"But in fishing the jumps there comes a moment when an insatiable hunger rises up in you and everything turns wild."
The term "fishing the jumps" speaks to a method of catching fish while they're in the midst of a wild, frenzied state. And just like the undercurrents that exist in the lakes on which this tale is based, some relationships have a way of hiding—and revealing—turmoil just beneath the surface.
In his latest novel, award-winning writer Lamar Herrin highlights the art of storytelling and the value of friendship with a lush, outdoor landscape serving as a backdrop. Set over the course of a weekend spent fishing on an Adirondack lake, two middle-aged friends—Jim McManus and Walter Kidman—sip Jim Beam on the rocks and share tales of memory and camaraderie as the past and present meld to reveal that what happens in the past rarely stays there.
Lyrical and poetic, playful and entertaining, Fishing the Jumps is more than just fishing tales. It is a seamless and haunting novel that is ultimately a story of the deep and necessary relationship between two men and the binding and nourishing effect of family—not only of an extended family, but of a whole community, and in fact, a whole region.
Herrin's writing is vivid, lyrical, and intense. But the glory of this novel is Herrin's gift for recreating a particular time and place, the decades after WWII, the exuberance of summers by the mountain lake, the brilliance of Little Howie Whalen building a textile empire. These characters, and this time, come alive in a way that haunts the reader.~Robert Morgan, author of Gap Creek
This is a wonderful novel! Herrin's writing is beautifully expressed, perceptive, emotionally subtle, and at times cunningly enigmatic. Every time I read him, I am struck anew that, purely as a writer—an artist using words—he's one of the very best we have.~Brian Hall, author of I Should Be Extremely Happy in Your Company: A Novel of Lewis and Clark
Lamar Herrin's Fishing the Jumps is surely unique as a novel. Told mostly in the vividly reminiscent voice of Jim, it flows outward, inward, and round about as it chronicles the stories of the Pritchards and Whalens, the Coggins and even the toad, Oldham. Seemingly leisurely, the narrative is insistent, ruefully ironic, and utterly absorbing. When I finished reading, I felt a little lonesome; the story and I had become close friends.~Fred Chappell, former poet laureate of North Carolina and author of A Way of Happening: Observations of Contemporary Poetry
An accomplished storyteller with a hypnotic voice that draws you in and carries you along.~Matt Ruff, author of Lovecraft Country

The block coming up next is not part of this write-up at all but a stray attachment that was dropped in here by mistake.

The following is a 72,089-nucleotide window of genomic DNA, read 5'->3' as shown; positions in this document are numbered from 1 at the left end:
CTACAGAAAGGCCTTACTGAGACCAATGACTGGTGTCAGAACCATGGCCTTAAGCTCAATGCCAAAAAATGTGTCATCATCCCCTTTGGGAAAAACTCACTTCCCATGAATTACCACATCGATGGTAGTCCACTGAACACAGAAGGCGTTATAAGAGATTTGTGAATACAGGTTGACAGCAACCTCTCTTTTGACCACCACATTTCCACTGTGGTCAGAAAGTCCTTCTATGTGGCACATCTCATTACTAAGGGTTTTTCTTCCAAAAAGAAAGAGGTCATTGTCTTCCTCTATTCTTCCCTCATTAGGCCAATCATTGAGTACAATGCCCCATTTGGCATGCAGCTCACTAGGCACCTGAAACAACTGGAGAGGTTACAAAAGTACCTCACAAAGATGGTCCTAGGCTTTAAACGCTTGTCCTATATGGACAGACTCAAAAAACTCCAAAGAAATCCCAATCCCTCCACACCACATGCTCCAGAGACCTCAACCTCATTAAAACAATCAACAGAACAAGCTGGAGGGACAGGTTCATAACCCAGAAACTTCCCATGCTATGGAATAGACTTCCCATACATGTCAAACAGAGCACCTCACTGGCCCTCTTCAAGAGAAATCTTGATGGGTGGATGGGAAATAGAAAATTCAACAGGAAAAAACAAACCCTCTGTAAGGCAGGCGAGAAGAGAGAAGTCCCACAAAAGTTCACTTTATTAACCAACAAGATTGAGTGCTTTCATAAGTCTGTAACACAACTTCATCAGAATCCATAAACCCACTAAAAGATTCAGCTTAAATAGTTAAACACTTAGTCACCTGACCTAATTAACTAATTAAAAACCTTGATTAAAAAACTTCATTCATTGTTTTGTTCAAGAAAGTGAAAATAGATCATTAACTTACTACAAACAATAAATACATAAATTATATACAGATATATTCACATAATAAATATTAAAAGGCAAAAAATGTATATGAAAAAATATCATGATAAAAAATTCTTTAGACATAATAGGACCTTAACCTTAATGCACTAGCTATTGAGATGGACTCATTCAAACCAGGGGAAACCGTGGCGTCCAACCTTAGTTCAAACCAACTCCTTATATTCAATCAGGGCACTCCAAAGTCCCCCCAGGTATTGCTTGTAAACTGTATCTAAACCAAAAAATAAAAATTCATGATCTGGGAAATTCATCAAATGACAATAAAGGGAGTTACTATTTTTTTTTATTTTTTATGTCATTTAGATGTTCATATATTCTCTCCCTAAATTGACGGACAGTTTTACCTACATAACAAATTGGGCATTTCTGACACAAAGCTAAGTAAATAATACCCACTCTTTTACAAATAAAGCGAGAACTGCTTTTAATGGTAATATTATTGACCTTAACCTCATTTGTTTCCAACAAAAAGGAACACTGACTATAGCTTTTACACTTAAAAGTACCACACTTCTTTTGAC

Lamar Herrin's novel is deliberate and gorgeous, with a mastery of description and a searing command of American culture. Fishing the Jumps is quiet, thoughtfully told, but with a thrashing undercurrent, like the turmoil of some largemouth bass about to break into a feeding frenzy—'the jumps.' This is literally the tension of the story, its powerful force. What seems almost a low-key dialogue on a placid lake is actually a turbulent family history that refuses to sink to the bottom of memory. This makes an elegant structure for a fish story that plumbs the nature of storytelling itself. It is a thrilling, intense novel to read. I was hooked.~Bobbie Ann Mason, author of Patchwork and The Girl in the Blue Beret: A Novel
Herrin's lyrical style paints a vivid picture of his characters' surroundings as he describes a lonely loon calling out over the lank, the crescent moon's sliver of light glinting off the water or a neighbor's nightly 5 o'clock cello concert from a nearby dock. Readers almost hear the lap of the water and feel as though they've been invited to pull up a chair, listen in on the conversation and savor every moment.~Penny Woods, Kentucky Living
Lamar Herrin may be the best writer of whom you have never heard... there's no denying that Fishing the Jumps is a work of genius... Herrin's narrative style is seamless, his emotional intelligence expert.... [A] bildungsroman, a mystery, and a prose poem, too, in its lush, layered honesty, verbal ingenuity, and elegant humanity.~Linda Elisabeth LaPinta, Kentucky Humanities
One should not read Lamar Herrin's Fishing the Jumps in a single sitting. Though slim and inviting, the novel requires a patient reader—one who can appreciate Herrin's careful attention to the art of storytelling... The novel's frame emphasizes the performative nature of good storytelling.~Journal of Appalachian Studies